Example 5: At mother's death, the testamentary QTIP trust created by husband's father (father) terminates and the trust terms direct the trustee to distribute the trust property to father's "issue, then living, free of trust." Child is a remainder beneficiary of the trust only if child is living at mother's death (or is en ventre sa mere and is then born alive and survives for 120 hours) because under EPTL 2-1.3 a member of the class of "issue" must be alive when the disposition becomes effective or at least have been conceived before and born alive after the disposition becomes effective.

Example 6: Husband is the creator a revocable trust which on his death divides into two trusts: Trust 1, to pay income to wife for life and, at her death, to terminate with the trust property to be distributed free of trust to husband's issue by representation; and Trust 2, to pay income to husband's issue until the youngest is 30 years of age at which time the trust terminates and the trust property is to be distributed to husband's issue by representation. Child is a contingent remainder beneficiary of Trust 1, and a present beneficiary and contingent remainder beneficiary of Trust 2. Child is a child of husband under proposed EPTL

4-1.3(b), which overrides the provisions of EPTL 2-1.3(a)(2) which would otherwise prevent child from being a beneficiary because child was conceived after the dispositions became effective at husband's death and thus would not be a child of husband under that provision.

Example 7: In any of the above examples, if the genetic child had been in utero or born outside of the time limit in proposed EPTL 4-1.3, the genetic child would not be a distributee of the genetic parent nor would he or she be included in any of the classes involved in the examples, even if conceived or born before the class closed.*

3. The required writing

Proposed EPTL 4-1.3(c) sets forth the requirements for the writing specified in proposed 4-1.3(b)(1). The writing must be signed by the genetic parent in the presence of two witnesses at least eighteen years of age, neither of whom is a person authorized to make decisions about the use of the genetic parent's genetic material. The instrument must be signed and witnessed not more than seven years before the genetic parent's death. The instrument can be revoked only by a written instrument signed by the genetic parent and executed in the same manner as the instrument it revokes. It may not be altered or revoked by the will of the genetic parent. It may authorize an alternate to make decisions if the first person designated dies before the genetic parent or is unable to exercise the authority granted under the instrument.

Proposed EPTL 4-1.3(c)(5) sets forth a model instrument.

*Under proposed ETPL 4-1.3, neither of the posthumously conceived children whose status as beneficiaries of trusts created by their genetic father's father was confirmed in Matter of Martin B, 17 Misc.3d 198, 841 N.Y.S.,2d 207 (Sur. Ct. New York Co. 2007) would be children of their genetic father or issue of his father because they were conceived and born well outside of the applicable time limits.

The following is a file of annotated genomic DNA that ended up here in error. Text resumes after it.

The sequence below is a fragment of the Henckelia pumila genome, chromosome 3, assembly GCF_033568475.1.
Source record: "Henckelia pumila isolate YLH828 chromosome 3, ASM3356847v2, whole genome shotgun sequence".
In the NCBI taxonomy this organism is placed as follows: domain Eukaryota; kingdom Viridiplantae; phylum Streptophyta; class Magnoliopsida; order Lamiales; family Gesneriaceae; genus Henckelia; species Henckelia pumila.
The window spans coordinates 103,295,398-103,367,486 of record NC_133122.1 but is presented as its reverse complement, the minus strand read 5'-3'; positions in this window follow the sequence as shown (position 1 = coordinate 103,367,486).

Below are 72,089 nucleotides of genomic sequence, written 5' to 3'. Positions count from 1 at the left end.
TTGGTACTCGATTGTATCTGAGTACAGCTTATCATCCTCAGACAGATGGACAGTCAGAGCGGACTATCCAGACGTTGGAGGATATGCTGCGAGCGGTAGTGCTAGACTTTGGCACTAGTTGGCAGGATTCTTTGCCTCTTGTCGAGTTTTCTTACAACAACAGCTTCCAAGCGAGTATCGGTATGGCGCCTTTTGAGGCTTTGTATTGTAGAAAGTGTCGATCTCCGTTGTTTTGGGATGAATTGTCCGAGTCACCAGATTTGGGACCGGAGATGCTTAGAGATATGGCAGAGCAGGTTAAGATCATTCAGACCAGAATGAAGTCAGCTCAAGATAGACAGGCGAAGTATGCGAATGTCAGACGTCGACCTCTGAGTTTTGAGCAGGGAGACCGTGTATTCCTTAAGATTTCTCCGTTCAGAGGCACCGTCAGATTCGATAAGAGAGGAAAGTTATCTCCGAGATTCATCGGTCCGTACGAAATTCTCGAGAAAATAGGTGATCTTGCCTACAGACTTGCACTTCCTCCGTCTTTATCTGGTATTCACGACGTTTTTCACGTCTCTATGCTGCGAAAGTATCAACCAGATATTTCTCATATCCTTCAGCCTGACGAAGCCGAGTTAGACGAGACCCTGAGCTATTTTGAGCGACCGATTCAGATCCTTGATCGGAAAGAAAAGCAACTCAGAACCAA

4. Other provisions

Proposed EPTL 4-1.3(d) revokes the authority given under the written instrument to the genetic parent's spouse should the marriage end in divorce, annulment, or a judgment or order of legal separation is entered against the spouse. (This is the same standard applicable to revocation of dispositions to and beneficiary designations of an ex-spouse under EPTL 5-1.4(f)(2).)

In order to prevent undue difficulties in opening administration of the genetic parent's estate, proposed EPTL 4-1.3(e) modifies SCPA 1003 and 1403 by requiring that process shall not issue to a genetic child unless the child is in being at the time process issues. In other words, the possibility of the existence of a genetic child of a decedent will not delay the issuing of letters to the decedent's personal representative.

Proposed EPTL 4-1.3(g) provides that a genetic child entitled to inherit from a genetic parent under proposed EPTL 4-1.3(b) is included in the terms "issue," "surviving issue" and "issue surviving" as used in EPTL 3-3.3, the anti-lapse statute. A genetic child would therefore take a share of a lapsed gift on the same basis as the birth, adopted, or nonmarital issue of the person to whom a testamentary disposition is made but who dies before the testator and to which EPTL 3-3.3 applies.

Proposed EPTL 4-1.3(h) removes the possibility of the birth of a genetic child from determinations of validity of a disposition under the rule against perpetuities (EPTL 9-1.1). The exclusion of genetic children from such determinations mirrors the exclusion of the possibility of adoption in EPTL 9-1.3(e)(3).

Genetic material cannot be the subject of a disposition in any instrument. In Kass v. Kass, 91 N.Y.2d 554, 696 N.E.2d 174, 673 N.Y.S.2d 350 (1998), a unanimous Court of Appeals held that the disposition of preembryos created by a husband and wife on the couple's divorce was governed by the contracts between the fertility clinic and the couple. The court put great weight on the freely made choices of the parties and clearly did not equate the pre-embryos with "property" subject to disposition on divorce. In the case of preserved genetic material, proposed EPTL 4-1.3 provides a comprehensive scheme under which the depositor of the material can express his or her desires with regard to the use of such material for posthumous reproduction. In light of Kass, it is reasonable that proposed EPTL 4-1.3 and the agreement freely made between the depositor and the depository govern the use of the genetic material, to the exclusion of other agreements including the depositor's will.